NARVA (Estonia) • On Nato's border with Russia, soldiers with Britain's Yorkshire Regiment recently joined Estonians in a celebration of the 100th anniversary of the Royal Navy's critical intervention in the country's battle for independence against the Bolsheviks. Schoolchildren clambered over a Challenger 2 battle tank, an AS-90 artillery gun and an armoured personnel carrier.
To all appearances, it was a stirring reminder of Britain's commitment to European defence, Brexit or no Brexit.
But the battalion, based in Estonia as part of Nato's response to Russia's invasion of Crimea in 2014, is the polished surface of a hollow shell - a British military badly damaged by austerity and political choices that have consistently favoured symbol over substance in a struggle to remain a global power.
For a military that once spanned the globe, this squad of some 1,000 troops and assorted armour represents the largest British battle group deployed anywhere in the world. Budget cuts have led to sharp reductions in troops, equipment and investment, and analysts warn that Britain is no longer capable of defending its homeland by itself.
Britain remains a nuclear power and a member of the United Nations Security Council. It is one of the few countries able to fight on land, sea and air, and its intelligence capability is world-class. In a post-Brexit world, should that come about, Britain's role as a military power will be vital to its self-image, its geopolitical clout and its relationship with the United States.
But the budget cutbacks have contributed to growing doubts in Washington about whether Britain remains capable of fighting a war alongside the US military.
The British House of Commons Library assessed that in real terms, between 2010 and 2015, Britain's defence budget fell by £8 billion (S$14 billion), a cut of 18 per cent compared with the 2009-10 budget. The budget has stabilised since then, but has not grown significantly.
How much Britain's defence budget fell by between 2010 and 2015, a cut of 18 per cent compared with the 2009-10 budget. The budget has stabilised since then, but has not grown significantly.
Experts say France is gradually supplanting Britain as the leading European military ally of the US, further weakening the "special relationship" between Britain and America - a deep concern at a time when Brexit and the isolationism of US President Donald Trump are weighing on British security officials.
"Over the last 10 years, there is a steady decline of Britain as the partner of first choice for the US military," said former US assistant secretary of defence for international security affairs Derek Chollet.
Britain has fought alongside US troops in Iraq and Afghanistan, and joined the fight against the Islamic State in Iraq and Syria. But "the forever wars" have badly sapped British equipment and morale, and have deeply damaged faith in the judgment of the US. There is waning public appetite for military adventures.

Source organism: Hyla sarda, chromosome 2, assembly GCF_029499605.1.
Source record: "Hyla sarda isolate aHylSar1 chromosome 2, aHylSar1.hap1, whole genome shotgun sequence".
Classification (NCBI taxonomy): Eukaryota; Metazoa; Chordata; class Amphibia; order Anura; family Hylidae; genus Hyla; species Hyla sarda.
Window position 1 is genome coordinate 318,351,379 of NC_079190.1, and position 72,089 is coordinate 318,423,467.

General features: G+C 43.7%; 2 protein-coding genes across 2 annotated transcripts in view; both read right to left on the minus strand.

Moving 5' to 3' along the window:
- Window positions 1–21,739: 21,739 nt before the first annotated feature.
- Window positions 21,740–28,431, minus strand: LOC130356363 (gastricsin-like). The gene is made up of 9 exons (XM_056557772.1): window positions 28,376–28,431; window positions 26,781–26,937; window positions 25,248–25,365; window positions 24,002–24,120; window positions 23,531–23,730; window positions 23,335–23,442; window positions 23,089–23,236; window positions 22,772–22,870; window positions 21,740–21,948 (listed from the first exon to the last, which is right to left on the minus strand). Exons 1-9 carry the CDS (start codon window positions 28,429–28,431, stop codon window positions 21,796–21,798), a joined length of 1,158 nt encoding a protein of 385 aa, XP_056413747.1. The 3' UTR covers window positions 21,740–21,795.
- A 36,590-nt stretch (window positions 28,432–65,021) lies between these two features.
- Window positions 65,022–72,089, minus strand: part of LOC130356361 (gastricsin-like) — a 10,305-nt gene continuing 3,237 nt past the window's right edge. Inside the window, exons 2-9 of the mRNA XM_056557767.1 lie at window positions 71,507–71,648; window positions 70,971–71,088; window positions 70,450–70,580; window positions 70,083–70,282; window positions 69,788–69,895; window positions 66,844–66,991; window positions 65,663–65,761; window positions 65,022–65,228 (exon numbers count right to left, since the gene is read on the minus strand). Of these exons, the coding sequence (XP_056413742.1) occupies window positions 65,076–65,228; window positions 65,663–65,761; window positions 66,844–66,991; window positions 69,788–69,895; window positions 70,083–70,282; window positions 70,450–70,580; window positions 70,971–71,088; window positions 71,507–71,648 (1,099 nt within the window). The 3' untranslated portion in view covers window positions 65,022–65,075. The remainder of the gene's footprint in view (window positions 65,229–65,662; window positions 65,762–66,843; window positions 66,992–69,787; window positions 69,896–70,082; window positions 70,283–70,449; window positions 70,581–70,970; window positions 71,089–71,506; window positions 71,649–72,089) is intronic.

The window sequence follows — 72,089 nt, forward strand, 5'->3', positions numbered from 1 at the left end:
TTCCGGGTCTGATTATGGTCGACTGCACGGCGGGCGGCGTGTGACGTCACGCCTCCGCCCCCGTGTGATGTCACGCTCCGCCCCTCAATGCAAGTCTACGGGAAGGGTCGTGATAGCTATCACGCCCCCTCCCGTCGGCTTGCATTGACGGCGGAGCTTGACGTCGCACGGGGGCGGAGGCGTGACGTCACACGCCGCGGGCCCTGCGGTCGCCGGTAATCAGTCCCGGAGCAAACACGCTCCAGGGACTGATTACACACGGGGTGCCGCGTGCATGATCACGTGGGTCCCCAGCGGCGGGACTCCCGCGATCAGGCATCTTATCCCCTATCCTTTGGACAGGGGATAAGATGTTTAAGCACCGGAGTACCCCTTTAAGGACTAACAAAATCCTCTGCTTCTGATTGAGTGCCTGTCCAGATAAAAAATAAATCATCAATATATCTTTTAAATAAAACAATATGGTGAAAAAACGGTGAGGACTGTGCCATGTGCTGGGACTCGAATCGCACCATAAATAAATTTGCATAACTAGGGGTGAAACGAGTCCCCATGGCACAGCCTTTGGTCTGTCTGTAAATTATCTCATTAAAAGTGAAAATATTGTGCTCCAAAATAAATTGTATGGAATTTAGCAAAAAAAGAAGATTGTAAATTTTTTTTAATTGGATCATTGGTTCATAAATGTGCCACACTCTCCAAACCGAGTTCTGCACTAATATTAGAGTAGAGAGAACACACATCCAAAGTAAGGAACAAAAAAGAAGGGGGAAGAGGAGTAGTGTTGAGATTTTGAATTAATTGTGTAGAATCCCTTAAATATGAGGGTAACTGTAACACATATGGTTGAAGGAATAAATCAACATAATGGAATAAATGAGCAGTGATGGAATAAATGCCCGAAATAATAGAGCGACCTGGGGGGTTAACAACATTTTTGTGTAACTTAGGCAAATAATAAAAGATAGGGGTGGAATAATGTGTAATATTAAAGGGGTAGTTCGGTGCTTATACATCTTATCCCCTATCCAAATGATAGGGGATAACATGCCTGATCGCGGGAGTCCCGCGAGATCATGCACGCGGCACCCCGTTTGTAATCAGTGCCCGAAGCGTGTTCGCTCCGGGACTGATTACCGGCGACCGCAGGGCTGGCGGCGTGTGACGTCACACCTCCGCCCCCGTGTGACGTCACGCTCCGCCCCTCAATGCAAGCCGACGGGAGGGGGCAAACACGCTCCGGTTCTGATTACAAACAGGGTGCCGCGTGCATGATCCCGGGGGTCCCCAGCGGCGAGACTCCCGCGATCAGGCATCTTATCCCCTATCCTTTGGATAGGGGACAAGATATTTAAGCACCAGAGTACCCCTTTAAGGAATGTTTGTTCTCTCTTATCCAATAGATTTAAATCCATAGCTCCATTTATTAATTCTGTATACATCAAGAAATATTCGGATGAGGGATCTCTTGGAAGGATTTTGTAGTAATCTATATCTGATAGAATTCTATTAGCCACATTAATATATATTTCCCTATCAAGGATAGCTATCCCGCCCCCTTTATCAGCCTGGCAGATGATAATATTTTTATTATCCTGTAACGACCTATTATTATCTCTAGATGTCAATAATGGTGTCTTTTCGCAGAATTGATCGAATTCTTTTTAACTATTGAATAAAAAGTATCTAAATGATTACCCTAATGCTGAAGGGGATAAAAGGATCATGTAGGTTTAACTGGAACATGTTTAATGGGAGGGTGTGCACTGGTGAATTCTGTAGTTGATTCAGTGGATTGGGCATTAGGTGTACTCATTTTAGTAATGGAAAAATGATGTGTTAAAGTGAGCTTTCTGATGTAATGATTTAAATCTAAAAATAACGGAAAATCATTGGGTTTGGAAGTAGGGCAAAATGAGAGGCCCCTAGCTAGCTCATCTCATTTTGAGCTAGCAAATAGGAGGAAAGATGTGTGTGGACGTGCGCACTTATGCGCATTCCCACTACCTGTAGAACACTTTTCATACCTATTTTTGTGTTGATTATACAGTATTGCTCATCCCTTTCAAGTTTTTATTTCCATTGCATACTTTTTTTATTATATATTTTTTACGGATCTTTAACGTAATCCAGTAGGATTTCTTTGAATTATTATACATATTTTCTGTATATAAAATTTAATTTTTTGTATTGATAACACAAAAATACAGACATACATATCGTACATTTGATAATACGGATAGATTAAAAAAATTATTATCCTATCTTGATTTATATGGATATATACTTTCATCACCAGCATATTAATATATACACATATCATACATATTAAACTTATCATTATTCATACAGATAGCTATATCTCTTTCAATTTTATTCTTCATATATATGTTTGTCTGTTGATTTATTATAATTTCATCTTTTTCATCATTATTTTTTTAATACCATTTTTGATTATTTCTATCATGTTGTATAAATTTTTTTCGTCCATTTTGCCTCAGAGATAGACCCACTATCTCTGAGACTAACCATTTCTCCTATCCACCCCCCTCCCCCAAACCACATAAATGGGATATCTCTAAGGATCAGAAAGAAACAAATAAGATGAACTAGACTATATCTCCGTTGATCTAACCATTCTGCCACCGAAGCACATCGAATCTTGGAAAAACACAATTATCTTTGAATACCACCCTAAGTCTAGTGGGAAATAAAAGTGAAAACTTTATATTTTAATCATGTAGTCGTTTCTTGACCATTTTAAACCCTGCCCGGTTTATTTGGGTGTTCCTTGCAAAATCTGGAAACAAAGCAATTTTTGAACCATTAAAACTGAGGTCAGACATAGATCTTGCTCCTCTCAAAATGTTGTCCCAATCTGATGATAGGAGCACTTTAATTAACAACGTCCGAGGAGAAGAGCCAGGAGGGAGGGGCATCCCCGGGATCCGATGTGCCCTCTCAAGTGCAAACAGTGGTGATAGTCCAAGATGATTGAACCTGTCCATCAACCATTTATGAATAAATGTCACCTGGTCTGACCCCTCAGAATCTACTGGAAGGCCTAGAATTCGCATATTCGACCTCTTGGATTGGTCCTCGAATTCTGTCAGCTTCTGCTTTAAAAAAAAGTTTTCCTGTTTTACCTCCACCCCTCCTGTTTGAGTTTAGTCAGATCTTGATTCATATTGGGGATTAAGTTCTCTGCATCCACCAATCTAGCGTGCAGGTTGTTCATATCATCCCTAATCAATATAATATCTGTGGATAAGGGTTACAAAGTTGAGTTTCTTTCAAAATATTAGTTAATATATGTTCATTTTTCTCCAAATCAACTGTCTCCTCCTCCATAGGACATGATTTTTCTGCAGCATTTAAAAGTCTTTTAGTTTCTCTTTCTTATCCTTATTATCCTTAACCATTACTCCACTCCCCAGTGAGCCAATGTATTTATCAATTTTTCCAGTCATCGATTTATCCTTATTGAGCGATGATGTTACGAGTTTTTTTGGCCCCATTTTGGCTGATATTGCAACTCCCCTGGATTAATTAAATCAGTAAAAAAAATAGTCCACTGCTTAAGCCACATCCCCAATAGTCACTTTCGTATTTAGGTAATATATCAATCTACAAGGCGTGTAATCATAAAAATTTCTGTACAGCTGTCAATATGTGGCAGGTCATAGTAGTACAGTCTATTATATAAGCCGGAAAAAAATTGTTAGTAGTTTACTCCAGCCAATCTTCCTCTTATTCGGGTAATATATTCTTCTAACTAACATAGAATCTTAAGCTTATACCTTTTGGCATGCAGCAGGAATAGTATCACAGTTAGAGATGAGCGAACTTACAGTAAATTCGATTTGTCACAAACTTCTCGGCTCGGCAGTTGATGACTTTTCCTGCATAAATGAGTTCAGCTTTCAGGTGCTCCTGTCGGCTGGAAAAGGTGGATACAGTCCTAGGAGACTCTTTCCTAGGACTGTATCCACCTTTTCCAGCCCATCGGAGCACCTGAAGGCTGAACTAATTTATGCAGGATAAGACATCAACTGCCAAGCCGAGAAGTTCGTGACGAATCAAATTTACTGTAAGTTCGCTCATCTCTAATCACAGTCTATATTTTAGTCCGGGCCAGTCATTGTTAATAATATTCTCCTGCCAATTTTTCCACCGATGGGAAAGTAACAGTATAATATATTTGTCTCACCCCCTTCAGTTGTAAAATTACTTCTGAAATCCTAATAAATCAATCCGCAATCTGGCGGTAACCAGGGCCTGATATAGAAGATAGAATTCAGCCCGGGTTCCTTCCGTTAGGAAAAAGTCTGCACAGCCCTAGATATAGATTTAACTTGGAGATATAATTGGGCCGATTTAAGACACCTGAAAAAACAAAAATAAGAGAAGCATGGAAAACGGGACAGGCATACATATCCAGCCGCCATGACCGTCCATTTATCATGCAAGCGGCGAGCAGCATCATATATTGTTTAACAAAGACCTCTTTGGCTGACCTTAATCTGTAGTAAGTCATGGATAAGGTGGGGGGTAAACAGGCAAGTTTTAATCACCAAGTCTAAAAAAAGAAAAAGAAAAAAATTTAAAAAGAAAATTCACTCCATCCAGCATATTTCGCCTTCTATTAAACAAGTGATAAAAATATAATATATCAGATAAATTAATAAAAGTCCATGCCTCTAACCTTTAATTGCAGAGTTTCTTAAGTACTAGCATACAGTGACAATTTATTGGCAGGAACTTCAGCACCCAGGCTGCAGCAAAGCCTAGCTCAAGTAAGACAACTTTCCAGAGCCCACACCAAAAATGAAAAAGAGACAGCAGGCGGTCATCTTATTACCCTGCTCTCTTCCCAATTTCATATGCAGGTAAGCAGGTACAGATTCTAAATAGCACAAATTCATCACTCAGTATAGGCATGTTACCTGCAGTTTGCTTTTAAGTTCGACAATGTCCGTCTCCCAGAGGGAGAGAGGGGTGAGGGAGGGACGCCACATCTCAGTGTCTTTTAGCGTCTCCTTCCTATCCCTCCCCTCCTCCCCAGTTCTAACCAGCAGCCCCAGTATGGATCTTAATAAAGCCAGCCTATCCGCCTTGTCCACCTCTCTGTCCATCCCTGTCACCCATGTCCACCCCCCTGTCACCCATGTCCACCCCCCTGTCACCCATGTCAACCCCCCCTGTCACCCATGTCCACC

Perhaps most telling of Britain's lower military status, the last three formal defence reviews have been predicated on the assumption that Britain will never again fight a war without the United States.
In an interview, Defence Secretary Gavin Williamson spoke proudly of securing another £1 billion over the next two years for a military budget that would total £38.4 billion in fiscal 2020. That represents 2.1 per cent of gross domestic product, just over Nato's guideline of 2 per cent, although since 2015 it includes spending for military pensions and intelligence.
Britain cannot have "the scale or the mass" of the US, he said. "But we are the only other country in Nato that can lead the way the US can lead, the only country in Europe that has the full range of capabilities."
Last June, the House of Commons Defence Committee called for an extra £20 billion in military spending, up to 3 per cent of GDP, a recommendation unlikely to be met.
It is not just the level of spending, however, that is hurting the British military. More important is how the money is being spent. The expenditures focus on two projects: replacing four ageing nuclear missile submarines and building two world-class aircraft carriers, with all the ships, planes and submarines required to protect them and the F-35B fighter jets to put on them.
The combined impact of austerity-era cutbacks and spending choices has hit the British army the hardest of all the services. Now smaller than at any time since Waterloo, it has failed to meet even modest recruitment goals, in part because of an embarrassing effort at outsourcing.
It is still several thousands short of its goal of 82,000 "fully trained regular army soldiers", despite downgrading what it means to be "fully trained", as well as falling short of its goal of 30,000 in the army reserve.
In other areas of modern warfare, however, Britain's capacities are more highly regarded, especially in cyber-defence and cyber-offence, intelligence and space.
Lieutenant-Colonel Tom Tugendhat of the army reserves, who served in Iraq and Afghanistan and is now chairman of Parliament's Foreign Affairs Committee, said: "The fundamental problem in defence is always personnel. Our army and navy are too small, and our reserves are not even vaguely close to being fully manned", partly because of the new carriers and nuclear submarines.